The poorly educated and the “cognishly umpired”

  • A Tom Gauld cartoon illustrating tribalism — “Our Blessed Homeland” vs. “Their Barbarous Wastes”;
  • Anti-woke teachers in public schools;
  • Abrahm Lustgarten on the American climate migration (which applies to the wider world, of course);
  • More from John Gartner about Trump’s dementia; and how Sunday’s Doonesbury illustrates it;
  • Why people believe the myth of high crime rates;
  • And how politics and social media have exaggerated America’s political divide;
  • And an endpiece about dealing with the estate of my late friend Larry K.

Tribalism, as illustrated by Tom Gauld. (The graphic is all over social media so I feel safe displaying it here.) This illustrates virtually every conflict in human history, I suspect.


Similarly, it’s only “indoctrination” when it’s someone with a different story than yours doing the instructing.

Washington Post, Hannah Natanson, 15 Apr 2024: They quit liberal public schools. Now they teach kids to be anti-‘woke.’

Actually, it’s indoctrination when it’s about tribal mythology (not only if it’s different from yours) and not about evidence from the objective world.


Some thing most Americans apparently don’t understand.

AlterNet, Abrahm Lustgarten (from ProPublica), 14 Apr 2024: The complex, contradictory and heartbreaking process of American climate migration is underway

Here’s another example of a person in the news — with a new book, On the Move: The Overheating Earth and the Uprooting of America — turning up in more than one place. Lustgarten was on KQED’s Forum on March 27th, talking this exact subject.

Another great American migration is now underway, this time forced by the warming that is altering how and where people can live. For now, it’s just a trickle. But in the corners of the country’s most vulnerable landscapes — on the shores of its sinking bayous and on the eroding bluffs of its coastal defenses — populations are already in disarray.

The writer’s book focuses on America — but this is the same issue in large part responsible for the mass immigration at the US southern border (and from Africa to Europe). Living conditions to the south becoming untenable. And climate change/global warming is mostly due to the advanced nations, like the US, most of whose citizens seem oblivious to the root causes of migration.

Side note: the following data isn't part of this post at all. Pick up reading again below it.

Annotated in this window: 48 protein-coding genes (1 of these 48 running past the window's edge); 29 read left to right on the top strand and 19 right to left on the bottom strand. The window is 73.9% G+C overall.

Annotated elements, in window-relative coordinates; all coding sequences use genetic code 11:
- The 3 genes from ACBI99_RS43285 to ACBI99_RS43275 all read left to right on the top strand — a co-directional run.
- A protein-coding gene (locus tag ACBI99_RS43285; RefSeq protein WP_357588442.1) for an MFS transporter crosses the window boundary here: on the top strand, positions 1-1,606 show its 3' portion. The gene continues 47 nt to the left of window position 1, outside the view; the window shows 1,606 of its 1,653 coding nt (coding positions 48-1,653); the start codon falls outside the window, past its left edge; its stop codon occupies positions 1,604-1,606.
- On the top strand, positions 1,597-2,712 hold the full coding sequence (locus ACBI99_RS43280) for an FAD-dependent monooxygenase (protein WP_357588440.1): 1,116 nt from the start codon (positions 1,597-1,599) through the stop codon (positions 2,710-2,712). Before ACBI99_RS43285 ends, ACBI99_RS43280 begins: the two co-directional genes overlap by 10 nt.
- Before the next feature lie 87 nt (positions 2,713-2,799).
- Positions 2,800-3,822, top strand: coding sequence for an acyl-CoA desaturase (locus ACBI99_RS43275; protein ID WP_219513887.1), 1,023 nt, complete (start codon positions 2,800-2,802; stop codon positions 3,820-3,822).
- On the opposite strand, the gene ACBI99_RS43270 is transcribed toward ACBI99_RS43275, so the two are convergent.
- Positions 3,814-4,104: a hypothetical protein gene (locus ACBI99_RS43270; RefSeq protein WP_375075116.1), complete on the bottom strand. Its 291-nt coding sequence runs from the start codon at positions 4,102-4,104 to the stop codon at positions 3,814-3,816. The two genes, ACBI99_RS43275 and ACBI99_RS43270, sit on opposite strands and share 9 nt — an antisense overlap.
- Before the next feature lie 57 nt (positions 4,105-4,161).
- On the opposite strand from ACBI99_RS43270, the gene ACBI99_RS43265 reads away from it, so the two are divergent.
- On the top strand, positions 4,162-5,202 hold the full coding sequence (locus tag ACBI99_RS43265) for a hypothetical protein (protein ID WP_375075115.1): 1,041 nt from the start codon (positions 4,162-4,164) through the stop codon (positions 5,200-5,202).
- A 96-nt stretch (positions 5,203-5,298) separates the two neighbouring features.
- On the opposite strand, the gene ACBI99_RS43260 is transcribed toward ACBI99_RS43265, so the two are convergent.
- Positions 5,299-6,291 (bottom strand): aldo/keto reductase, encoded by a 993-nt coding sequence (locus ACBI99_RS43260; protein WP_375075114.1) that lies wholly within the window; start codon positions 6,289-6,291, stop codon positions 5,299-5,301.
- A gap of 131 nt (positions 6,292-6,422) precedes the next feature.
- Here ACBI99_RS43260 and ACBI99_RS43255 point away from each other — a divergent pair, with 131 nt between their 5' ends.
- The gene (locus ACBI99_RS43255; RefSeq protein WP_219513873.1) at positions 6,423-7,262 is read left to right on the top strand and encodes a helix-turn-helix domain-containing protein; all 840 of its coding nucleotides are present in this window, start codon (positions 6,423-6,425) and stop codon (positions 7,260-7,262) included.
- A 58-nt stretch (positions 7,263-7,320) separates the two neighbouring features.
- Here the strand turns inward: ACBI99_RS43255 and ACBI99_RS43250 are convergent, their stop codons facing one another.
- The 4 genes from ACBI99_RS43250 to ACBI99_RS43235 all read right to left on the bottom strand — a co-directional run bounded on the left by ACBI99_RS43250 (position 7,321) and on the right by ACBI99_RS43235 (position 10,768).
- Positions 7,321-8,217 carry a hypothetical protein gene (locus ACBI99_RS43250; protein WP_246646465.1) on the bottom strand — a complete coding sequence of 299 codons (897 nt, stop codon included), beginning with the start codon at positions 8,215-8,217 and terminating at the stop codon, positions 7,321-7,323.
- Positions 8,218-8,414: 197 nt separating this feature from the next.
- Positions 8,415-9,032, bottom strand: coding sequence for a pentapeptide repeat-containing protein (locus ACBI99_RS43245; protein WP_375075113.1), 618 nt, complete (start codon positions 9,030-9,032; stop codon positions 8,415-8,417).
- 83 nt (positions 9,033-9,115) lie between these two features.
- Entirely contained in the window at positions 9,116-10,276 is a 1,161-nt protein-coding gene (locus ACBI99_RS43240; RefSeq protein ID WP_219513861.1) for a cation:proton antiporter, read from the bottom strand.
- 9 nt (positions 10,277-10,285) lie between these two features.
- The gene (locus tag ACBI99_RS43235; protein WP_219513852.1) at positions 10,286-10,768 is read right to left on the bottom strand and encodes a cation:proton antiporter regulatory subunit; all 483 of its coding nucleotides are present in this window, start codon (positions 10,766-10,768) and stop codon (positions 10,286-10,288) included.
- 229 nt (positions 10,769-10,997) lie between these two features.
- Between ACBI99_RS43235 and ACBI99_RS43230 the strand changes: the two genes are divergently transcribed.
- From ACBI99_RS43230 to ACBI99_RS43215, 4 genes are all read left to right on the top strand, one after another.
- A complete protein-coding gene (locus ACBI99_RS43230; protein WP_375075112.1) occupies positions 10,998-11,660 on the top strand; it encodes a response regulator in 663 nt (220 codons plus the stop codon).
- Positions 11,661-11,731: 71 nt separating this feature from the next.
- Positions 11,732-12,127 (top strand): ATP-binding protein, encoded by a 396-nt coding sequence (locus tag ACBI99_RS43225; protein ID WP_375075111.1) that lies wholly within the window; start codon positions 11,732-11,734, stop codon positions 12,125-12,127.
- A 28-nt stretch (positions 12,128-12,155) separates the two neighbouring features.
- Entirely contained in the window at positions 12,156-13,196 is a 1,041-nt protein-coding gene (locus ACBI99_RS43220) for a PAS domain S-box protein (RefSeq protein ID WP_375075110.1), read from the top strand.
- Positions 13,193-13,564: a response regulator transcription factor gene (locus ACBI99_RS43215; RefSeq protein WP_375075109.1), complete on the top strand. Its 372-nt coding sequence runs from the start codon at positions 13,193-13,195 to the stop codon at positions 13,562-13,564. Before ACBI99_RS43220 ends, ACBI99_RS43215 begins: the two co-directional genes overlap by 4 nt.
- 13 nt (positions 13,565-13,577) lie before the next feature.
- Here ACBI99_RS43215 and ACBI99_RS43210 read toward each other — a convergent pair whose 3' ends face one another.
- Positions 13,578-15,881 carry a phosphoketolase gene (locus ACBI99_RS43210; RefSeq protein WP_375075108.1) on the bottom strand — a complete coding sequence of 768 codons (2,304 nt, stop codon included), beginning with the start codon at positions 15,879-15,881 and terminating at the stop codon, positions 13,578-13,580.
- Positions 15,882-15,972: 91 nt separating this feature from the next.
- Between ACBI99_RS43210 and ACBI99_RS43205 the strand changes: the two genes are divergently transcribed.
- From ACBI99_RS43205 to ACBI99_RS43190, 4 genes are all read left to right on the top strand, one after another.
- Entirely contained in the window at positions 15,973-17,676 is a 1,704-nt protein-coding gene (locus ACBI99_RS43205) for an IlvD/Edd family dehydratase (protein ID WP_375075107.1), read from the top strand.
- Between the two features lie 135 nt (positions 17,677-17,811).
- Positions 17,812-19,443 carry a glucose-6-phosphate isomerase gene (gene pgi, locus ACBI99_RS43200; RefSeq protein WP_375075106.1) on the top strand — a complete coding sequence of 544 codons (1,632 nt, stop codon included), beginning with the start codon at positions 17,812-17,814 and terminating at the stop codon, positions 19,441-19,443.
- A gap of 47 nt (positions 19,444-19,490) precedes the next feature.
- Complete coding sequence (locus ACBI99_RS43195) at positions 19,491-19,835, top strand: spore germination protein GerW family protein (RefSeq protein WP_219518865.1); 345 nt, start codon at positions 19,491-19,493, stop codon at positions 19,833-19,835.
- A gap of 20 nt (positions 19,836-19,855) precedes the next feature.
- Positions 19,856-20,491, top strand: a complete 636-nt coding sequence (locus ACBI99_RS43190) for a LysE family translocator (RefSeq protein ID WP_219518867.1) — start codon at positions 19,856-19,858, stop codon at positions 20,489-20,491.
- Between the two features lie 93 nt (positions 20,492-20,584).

We’ve seen this about John Gartner before. Here’s another piece.

The Big Picture, Jay Kuo interviewing John Gartner, 11 Apr 2024: Trump’s Brain Is Not Okay, subtitled “An expert’s view of Trump’s mental slide into dementia.”

We hear a lot about Biden’s age and gaffes, to the point where most Americans cite Biden’s age but not Trump’s as a big issue for the election, even though they are only three years apart. Based on what you and other experts have observed, why are you sounding the alarm about Trump, but not about Biden?

I call it the “double lie.” Pathologizing Biden’s normal aging is the first lie. Normalizing Trump’s dementia is the second. The sorts of small lapses we’ve seen in Biden are part and parcel of normal aging. Forgetting names and dates doesn’t make us seniors less competent. What we lack in memory we more than make up for in judgment, experience, and wisdom. Other cultures revere their elders, but America in 2024 mocks and devalues theirs. The problem isn’t old people in government—the dreaded “gerontocracy.” It’s age-ism.

There’s a long list of “phonemic aphasias”, e.g. “‘President U-licious S Grant’ (For Ulysses S. Grant)”, which I will resist quoting in full.


Garry Trudeau hit this same theme on the head in yesterday’s Doonsbury, which I probably should not display here, for copyright reasons — but which you can see by clicking the link. Sample panel, Trump speaking: “Besides, when you take a look at old people, they can’t drive, they can’t read menmews… minyous… but they can do ballot! They do the ballot so powerfully!” And: “That’s why we love the cognishly umpired!”

Trump did once say “I love the poorly educated.” (Documented everywhere, e.g. here.)


Scientific American, Sara Novak, 11 Apr 2024: Why We Believe the Myth of High Crime Rates, subtitled “The crime issue, a focus of the 2024 presidential election, is sometimes rooted in the misplaced fears of people who live in some of the safest places”